Aug 20, 2012 | Heidi Stevenson
A leader in medical ethics advocates that IVF be used to create designer babies. Aside from the idea’s obvious lack of morality, he also twists history and appears to be unaware of IVF’s harmful effects.
Professor Julian Savulescu, a leading figure in medical ethics, strongly advocates the use of in vitro fertilization (IVF) to create superior babies. He calls it a “moral obligation” to create “ethically better children”.
Savulescu, Editor in Chief of the Journal of Medical Ethics and Oxford University Practical Ethics professor, wrote a story for Reader’s Digest, advocating for a modern-day eugenics system. His take on health and character seems to be that it’s all a matter of genetics.
Apparently being a medical ethicist has nothing to do with learning from history or with having any moral sense, and being aware of a medical procedure’s deficiencies is clearly not a concern of the profession.
In his article, he tosses off the issue of eugenics with this statement:
Much of the unease about designer babies comes from the work of the 20th-century eugenics movement. It tried to use selective breeding to weed out criminals, the insane and the poor, based on the false belief that such conditions were caused only by genetic disorders.Yet, that is precisely what he’s advocating! In an interview, he stated:
Indeed, when it comes to screening out personality flaws, such as potential alcoholism, psychopathy and disposition to violence, you could argue that people have a moral obligation to select ethically better children.The very thing that Savulescu states was wrong with earlier eugenics programs is precisely what he claims we’re obligated to genetically engineer: “personality flaws”. Obviously, neither logic nor knowledge of history had any part in his ideas.
They are, after all, less likely to harm themselves and others.
If we have the power to intervene in the nature of our offspring—rather than consigning them to the natural lottery—then we should.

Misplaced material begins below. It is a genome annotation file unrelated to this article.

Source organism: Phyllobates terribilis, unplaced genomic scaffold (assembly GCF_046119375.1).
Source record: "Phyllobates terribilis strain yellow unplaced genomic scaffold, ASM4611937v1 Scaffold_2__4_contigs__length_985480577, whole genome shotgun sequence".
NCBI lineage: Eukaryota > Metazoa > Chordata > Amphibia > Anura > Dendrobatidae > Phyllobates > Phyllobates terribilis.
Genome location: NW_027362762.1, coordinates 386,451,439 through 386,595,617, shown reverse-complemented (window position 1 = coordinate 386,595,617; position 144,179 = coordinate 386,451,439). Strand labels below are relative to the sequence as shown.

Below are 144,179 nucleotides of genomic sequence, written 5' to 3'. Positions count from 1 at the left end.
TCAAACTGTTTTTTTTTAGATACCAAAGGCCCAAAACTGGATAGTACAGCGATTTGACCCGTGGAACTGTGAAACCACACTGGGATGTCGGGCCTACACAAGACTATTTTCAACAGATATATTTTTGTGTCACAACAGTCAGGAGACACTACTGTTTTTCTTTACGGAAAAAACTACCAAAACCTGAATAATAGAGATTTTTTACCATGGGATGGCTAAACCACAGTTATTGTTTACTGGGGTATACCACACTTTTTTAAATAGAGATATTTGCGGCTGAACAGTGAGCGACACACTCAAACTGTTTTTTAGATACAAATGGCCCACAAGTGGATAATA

He seems to believe that superior children can be created through IVF. However, the reality is that these children are more likely to suffer from cancer, have low birth weights, be premature, have heart defects, cleft lips and palates, and blocked or missing parts of the esophageal and anorectal tracts. What benefit can possibly result from presumed better genes when the procedure itself is so defective? But that, apparently, is not a concern.
Savulescu doesn’t seem to place any value on knowledge of the procedure on which he propounds about ethics. That seems rather unethical—but perhaps medical ethicists aren’t required to know anything about a procedure before propounding on the ethics of its use.
In conclusion, Savulescu’s Reader’s Digest article states:
Whether we like it or not, the future of humanity is in our hands now. Rather than fearing genetics, we should embrace it. We can do better than chance.We could also do a lot worse. Leaving alone the question of whether positive human genetic engineering could even be accomplished, the idea that people have the wisdom to determine what traits are good and what are bad is hubristic in the extreme. Who would make the decisions? Parents? Government? Will parents who refuse to genetically engineer their children be accused of child abuse?
The Goal of Designer Babies
It isn’t difficult to see where Savulescu envisions this going:
That doesn’t necessarily imply that people should be coerced into making a choice, but we should encourage them.“We”—the patriarchal we—should “encourage them”—the inferior masses. In other words, he and his elite friends should push their image of what constitutes the best, or more likely, the appropriate baby for each couple. Does he envision different things for different classes? Should the working class be bred to a lower level of intelligence than the elite? Should they be designed not to question their “betters”?
Modern education is designed to dumb down the masses, to make them obedient and unquestioning consumers of junk and scurrying workers in the sweat mills of the elite—and it’s been frighteningly successful. People seem willing to go through life wearing blinders, unwilling to see the destruction of jobs that are satisfying, ignoring the rampant destruction of the natural world, and acquiescing to the theft of health choices, food choices, and basic civil rights.
With regard to designer babies, the question is: Have the people been turned so docile that they’ll willingly go along with this modern eugenics scheme that could permanently turn people into little more than automatons?